Finding a Safe Balance
With the right measures in place, there’s no reason you should forgo the benefits of connected industrial processes and risk falling far behind your competitors.
Having a connected environment is a valuable asset to your business and, with appropriate security measures in place, can be deployed both safely and productively. Imagine, for example, a motor for a pump system in a refinery in the middle of the desert. You could keep it offline and unconnected to reduce the risk of outside interference, and rely on sending an engineer hundreds of miles every time you want to check the equipment. However, without the instant information from a connected algorithmic system, faults or problems could go undetected for longer and cause breakdowns, or worse – depending on the volatility of the materials involved in the industrial process.
In a situation such as the Stuxnet incident, air-gapping the systems from the internet wouldn’t have prevented the damage caused. It spread through infected USB flash drives by targeting internal resources with access to the facility.
So, if it’s not going offline or isolating your systems…
What are the right cybersecurity measures?
A multi-layered problem requires a multi-layered approach. Securing hardware and software is clearly part of the solution, but you can't ignore the role of people. You need to have the right design methodology for your network, access to the skills necessary to keep it secure, and a commitment to monitoring it for the long haul.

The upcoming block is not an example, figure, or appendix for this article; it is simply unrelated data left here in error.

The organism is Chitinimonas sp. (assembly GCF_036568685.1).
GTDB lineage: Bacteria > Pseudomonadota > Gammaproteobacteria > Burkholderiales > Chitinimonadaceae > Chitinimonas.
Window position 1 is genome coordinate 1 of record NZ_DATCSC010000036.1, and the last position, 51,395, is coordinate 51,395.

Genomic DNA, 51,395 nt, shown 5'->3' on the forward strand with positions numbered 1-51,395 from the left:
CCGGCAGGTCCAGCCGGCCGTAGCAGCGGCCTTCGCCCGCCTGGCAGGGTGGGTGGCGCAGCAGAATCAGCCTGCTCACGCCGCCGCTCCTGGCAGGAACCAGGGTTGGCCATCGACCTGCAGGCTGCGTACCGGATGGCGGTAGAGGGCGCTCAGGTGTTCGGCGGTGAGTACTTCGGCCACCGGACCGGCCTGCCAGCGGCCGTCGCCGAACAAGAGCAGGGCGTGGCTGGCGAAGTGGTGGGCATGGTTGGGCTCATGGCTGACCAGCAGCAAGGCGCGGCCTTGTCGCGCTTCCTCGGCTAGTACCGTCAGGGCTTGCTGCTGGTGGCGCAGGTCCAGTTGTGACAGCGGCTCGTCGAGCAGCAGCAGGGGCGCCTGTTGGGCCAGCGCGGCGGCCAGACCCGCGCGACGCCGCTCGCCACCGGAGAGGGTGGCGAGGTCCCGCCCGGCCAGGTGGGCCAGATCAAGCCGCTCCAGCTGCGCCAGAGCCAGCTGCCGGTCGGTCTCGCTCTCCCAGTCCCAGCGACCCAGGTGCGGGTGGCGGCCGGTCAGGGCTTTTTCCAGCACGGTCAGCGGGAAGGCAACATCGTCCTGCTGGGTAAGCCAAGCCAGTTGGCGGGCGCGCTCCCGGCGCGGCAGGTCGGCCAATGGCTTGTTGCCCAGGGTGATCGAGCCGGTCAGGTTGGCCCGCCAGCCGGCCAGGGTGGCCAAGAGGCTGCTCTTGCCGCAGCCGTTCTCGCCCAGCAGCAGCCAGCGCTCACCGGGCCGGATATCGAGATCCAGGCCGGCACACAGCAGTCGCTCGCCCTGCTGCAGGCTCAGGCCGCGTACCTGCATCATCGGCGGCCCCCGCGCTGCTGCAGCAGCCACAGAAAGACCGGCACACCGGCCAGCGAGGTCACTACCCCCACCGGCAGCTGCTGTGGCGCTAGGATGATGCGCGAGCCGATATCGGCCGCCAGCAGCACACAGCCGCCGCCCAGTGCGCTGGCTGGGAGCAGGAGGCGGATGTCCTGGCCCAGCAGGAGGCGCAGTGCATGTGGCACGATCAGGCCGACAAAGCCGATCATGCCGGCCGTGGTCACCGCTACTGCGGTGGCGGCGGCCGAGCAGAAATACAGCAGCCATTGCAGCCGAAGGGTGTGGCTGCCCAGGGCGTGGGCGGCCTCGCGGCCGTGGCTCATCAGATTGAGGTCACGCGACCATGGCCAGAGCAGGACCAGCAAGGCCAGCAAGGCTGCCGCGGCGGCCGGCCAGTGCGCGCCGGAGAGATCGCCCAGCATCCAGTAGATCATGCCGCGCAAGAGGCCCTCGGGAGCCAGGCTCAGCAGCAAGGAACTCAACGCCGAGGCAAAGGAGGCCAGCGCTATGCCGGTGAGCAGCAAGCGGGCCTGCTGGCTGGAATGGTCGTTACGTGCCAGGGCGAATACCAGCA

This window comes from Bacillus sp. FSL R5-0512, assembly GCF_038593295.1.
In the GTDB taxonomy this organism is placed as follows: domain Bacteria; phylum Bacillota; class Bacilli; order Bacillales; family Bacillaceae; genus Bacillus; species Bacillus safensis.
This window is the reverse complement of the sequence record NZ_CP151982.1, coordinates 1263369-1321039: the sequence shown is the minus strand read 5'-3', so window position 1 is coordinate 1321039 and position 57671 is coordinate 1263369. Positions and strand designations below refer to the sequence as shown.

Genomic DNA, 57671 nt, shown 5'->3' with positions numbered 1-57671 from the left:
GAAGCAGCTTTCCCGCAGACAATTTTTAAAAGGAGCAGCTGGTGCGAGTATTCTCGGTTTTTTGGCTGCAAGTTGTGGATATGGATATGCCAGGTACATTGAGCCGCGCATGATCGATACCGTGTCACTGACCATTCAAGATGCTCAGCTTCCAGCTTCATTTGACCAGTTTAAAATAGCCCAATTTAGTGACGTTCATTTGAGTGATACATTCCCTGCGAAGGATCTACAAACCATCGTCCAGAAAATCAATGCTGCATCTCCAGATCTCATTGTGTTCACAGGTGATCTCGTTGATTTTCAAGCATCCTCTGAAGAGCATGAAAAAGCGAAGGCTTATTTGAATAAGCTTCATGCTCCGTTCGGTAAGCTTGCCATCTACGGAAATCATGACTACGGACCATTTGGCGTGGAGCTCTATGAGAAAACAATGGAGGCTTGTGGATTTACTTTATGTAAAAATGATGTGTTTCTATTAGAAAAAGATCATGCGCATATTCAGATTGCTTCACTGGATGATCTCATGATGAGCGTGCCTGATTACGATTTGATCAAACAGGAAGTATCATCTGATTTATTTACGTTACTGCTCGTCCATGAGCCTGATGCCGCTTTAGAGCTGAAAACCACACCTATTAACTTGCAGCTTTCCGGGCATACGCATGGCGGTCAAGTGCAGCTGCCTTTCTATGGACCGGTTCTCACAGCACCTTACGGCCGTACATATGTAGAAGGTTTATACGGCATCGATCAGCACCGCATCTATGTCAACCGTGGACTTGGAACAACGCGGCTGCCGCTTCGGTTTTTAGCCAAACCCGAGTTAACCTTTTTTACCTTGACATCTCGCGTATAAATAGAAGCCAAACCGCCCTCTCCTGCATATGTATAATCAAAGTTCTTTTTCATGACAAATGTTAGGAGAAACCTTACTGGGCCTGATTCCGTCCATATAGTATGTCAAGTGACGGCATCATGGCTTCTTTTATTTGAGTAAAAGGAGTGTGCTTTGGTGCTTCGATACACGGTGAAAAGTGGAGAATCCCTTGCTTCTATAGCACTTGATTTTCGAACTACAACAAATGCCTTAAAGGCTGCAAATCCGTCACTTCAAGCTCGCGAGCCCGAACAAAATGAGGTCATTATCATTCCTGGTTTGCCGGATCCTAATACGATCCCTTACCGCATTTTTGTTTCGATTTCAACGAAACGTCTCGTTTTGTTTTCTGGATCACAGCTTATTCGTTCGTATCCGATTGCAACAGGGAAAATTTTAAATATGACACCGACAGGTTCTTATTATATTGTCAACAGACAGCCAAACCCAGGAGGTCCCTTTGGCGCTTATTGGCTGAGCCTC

This is the kind of cybersecurity advice and implementation we specialise in at Rockwell Automation. Working with our customers, we seek to gain a close understanding of how the environment has been managed historically, what new risks may have emerged – or could emerge in future – and find a security model that can be employed consistently and sustainably. This can involve:
- Assessing your risk through proper OT network assessment
- Designing your OT network to comply with industry best practices
- Securing remote access to your OT network through a secured architecture
- Monitoring your operations to detect threats and anomalies in real time
- Keeping a contingency plan to isolate and recover from a Day 0 cyberattack
The Full Picture
The threat of cyberattacks is real for all manufacturing facilities. The costs could be disrupted production, financial loss, or even safety risks for you and your team.
Faced with these risks, it’s easy to believe the solution is to forgo the digital transformation and connectivity by which these criminals can gain access. Yet, this transformation also drives competitive benefits and increases productivity in your business. Disabling them isn’t an option. Instead, the solution is a multi-layered cybersecurity approach that blends the physical with the digital and takes into account your people.
We may rarely see stories of industrial automation hitting the headlines, but we all need to be equipped with the right technology and understanding of the risks and actions we can take to mitigate them.
To find out how you can implement and maintain ICS security within your operations, click here.